Impressionism, fauvism, modernism, post-modernism, post-impressionism! There are seemingly thousands of art movements that are, most evidently, differentiated by their disparate appearances. It is fairly difficult to confuse a Picasso with a Renaissance painting by Raphael. Beyond the physical differences, brand new philosophies also occupy art movements. Though it may seem like an unusual resource, I have always found motivation in André Breton's 1924, Manifesto of Surrealism.
Surrealism was a reaction against rationalism.
Rationalism posits that scientific inquiry, facts, and logic, are the best way to arrive at truth and understand our internal and external worlds.
Rationalism, in all its objective glory, led to thinking that inspired the immense loss and violence of WWI. As a result, Breton opens his essay with the following:
“So strong is the belief in life, in what is most fragile in life – real life, I mean – that in the end this belief is lost.”
Sometimes, you can feel especially lost in your pursuit of goals and lose sight of the endpoint you were fighting to achieve.
When your motivation wanes, you can consider doing as the surrealist did and challenge yourself to shift your perspective.
How you see the world determines how you will shape it.
If you ever feel like you are losing faith in your goals, consider following the steps of the surrealists and reshape your perspective on your motivations.
How to Find Motivation
Don’t Dwell On Mistakes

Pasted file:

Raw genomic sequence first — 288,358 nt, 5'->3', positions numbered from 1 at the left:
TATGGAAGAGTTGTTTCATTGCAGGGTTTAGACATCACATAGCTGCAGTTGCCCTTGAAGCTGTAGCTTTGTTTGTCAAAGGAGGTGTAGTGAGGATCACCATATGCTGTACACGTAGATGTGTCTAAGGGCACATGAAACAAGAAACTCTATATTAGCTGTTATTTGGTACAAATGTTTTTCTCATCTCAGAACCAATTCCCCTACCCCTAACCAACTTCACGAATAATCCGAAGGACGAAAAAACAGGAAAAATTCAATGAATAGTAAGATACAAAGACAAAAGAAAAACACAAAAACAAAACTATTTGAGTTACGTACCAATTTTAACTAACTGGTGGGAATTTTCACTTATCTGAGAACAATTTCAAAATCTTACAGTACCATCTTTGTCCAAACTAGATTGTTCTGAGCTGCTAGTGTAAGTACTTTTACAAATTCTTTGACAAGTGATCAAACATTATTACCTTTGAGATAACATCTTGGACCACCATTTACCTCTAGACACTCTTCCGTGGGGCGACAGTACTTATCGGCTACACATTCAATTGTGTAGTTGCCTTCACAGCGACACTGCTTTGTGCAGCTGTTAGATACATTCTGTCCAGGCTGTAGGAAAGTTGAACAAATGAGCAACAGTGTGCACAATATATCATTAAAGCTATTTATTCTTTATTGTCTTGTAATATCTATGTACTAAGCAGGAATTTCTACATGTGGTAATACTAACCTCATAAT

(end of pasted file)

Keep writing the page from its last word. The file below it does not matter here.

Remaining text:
Mistakes are clues to better futures. When you can take a close look at the choices that contributed to a misfire, you can take the next steps to improve. However, when self-reflection grows into constant negative self-talk, it can be harmful to your mental health and your capacity for resilience. When analyzing your past becomes unproductive, remember you can bring helpful lessons into the future while leaving the negativity behind.
To examine whether your goals match your internal and inherently sense of satisfaction, ask yourself:
Do I feel a consistent sense of curiosity and joy in pursuing the goal?
Do challenges feel rewarding or like an exhausting barrier?
Do I need recognition from peers and families to feel satisfied?
Remember the Sunk Cost Fallacy
Our goals and values change over time. However, if you have spent years building toward an endpoint that no longer aligns with your values, it may not seem like you have no choice but to push forward. This mentality is very similar to the sunk cost fallacy. The sunk cost fallacy is a phenomenon that causes a person to pursue one course of action, even if it would be more beneficial to pursue another, because of their previously invested time, effort, or capital. The sunk cost fallacy is a natural human instinct, but it can lead to undesired results.
When your goals and values shift, it is best to honour them. Respecting your authenticity is always worth the subsequent genuine satisfaction.
Revolutionizing the Human Experience
In Breton’s essay, he highlights the benefits of surrealism’s emphasis on imagination. When you alternate your perspective and reexamine your motivation, there is more joy in the everyday human experience. He writes, “The mind of the man who dreams is fully satisfied by what happens to him. The agonizing question of possibility is no longer pertinent.”
Just as goals are more than their outcomes, dreams are more than what they promise. Even if you encounter challenges, shifting your perspective can help you embrace the beauty in everyday possibilities.